Sure, they leave safety out of their own list above - strange. But, at least they give it a throw away in the next sentence. Let's just hope they actually follow in that clean wake Steve laid out with the safety/preparation protocols of the C1500 - thereby actually honoring his legacy. Casting off the docklines for your dream is great - until 5 boats call for rescue.

We'll see.
 

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Discussion Starter · #12 ·
Dude - you really need to get better at twisting logic...or at least make better points.

My point has never been that ISAF cures all. You know that, Mr. Binary. My point has always been that a complete lack of safety standards such as in the SDR is just stupid.
As always, if you continue to insist that placing the sole and ultimate responsibility for the safe preparation and passage upon the skipper of each individual vessel, where it most properly belongs - and which the SDR makes abundantly clear in their Mission Statement - represents a "complete lack of safety standards", then we will never reach any point of agreement...

Again, I would invite anyone to speculate how the Safety Standards of the Caribbean 1500 might have prevented any of the losses of yachts so far in 2014...

The Salty Dawg Rally is infused with the principles that Steve espoused in sailing: good preparation, good company, good spirits, and a clean wake. Steve emphasized safety and preparation...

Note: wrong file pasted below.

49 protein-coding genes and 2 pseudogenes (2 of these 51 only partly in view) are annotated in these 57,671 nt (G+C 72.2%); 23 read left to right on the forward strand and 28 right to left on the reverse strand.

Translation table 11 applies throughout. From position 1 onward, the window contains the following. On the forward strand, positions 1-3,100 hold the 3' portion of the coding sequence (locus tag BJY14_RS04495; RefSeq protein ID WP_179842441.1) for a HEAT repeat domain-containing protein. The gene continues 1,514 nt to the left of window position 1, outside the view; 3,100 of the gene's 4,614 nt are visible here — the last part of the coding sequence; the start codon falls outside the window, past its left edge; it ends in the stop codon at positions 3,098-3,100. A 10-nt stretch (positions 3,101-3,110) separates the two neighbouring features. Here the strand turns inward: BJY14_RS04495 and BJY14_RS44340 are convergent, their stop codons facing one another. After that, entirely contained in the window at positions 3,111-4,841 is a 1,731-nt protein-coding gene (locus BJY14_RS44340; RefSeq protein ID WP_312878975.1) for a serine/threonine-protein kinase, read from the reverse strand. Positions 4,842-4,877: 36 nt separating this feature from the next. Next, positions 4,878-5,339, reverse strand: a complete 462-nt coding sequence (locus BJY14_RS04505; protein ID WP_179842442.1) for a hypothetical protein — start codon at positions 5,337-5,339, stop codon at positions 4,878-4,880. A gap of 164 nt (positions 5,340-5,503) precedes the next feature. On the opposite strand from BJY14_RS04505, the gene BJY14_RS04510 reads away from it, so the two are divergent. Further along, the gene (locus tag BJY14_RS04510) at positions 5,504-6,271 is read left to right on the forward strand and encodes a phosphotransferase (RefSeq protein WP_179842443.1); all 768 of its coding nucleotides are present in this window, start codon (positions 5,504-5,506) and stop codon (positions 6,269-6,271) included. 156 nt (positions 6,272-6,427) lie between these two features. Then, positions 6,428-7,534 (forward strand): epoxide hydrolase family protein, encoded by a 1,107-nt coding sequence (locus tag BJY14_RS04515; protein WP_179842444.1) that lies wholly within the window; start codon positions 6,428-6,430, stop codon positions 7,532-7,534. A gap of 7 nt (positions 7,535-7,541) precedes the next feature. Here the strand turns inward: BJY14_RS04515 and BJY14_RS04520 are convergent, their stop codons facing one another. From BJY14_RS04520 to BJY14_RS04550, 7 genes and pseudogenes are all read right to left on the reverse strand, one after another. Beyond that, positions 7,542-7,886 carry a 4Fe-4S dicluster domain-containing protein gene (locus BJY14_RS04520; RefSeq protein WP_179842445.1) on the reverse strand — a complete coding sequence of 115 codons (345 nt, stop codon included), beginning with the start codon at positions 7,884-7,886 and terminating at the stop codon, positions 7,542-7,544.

Sure, they leave safety out of their own list above - strange. But, at least they give it a throw away in the next sentence.
I would suggest that "safety" might properly fall under the umbrella of "Good Preparation", but perhaps that's just me...

Why you continue to argue that the SDR has little or no regard for "Safety", is completely beyond me... I know you're read their mission statement over and over, parsing every single word... Do you simply believe they are LYING when they say this?

Information including weather, Gulf Stream analysis, location of eddies, and daily weather forecasts during the passage is provided to each skipper by well‐known weather router Chris Parker, courtesy of Blue Water Sailing magazine. Volunteer Dick Giddings manages float plans for all of the boats in the fleet and maintains a daily SSB radio schedule, as well as daily positions for everyone (via HF radio and SatPhone). It is each skipper’s responsibility to decide the course and whether or not to set out for the passage. The Rally, with an emphasis on safety, communication, camaraderie and fun, opens the door to new friends and experiences while cruising various areas in the Caribbean.